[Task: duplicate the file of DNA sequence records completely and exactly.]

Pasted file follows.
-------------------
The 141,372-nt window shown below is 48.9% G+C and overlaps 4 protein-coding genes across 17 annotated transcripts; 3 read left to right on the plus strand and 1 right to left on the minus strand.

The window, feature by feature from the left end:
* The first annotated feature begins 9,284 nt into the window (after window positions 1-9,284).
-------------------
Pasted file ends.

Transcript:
The 141,372-nt window shown below is 48.9% G+C and overlaps 4 protein-coding genes across 17 annotated transcripts; 3 read left to right on the plus strand and 1 right to left on the minus strand.

The window, feature by feature from the left end:
* The first annotated feature begins 9,284 nt into the window (after window positions 1-9,284).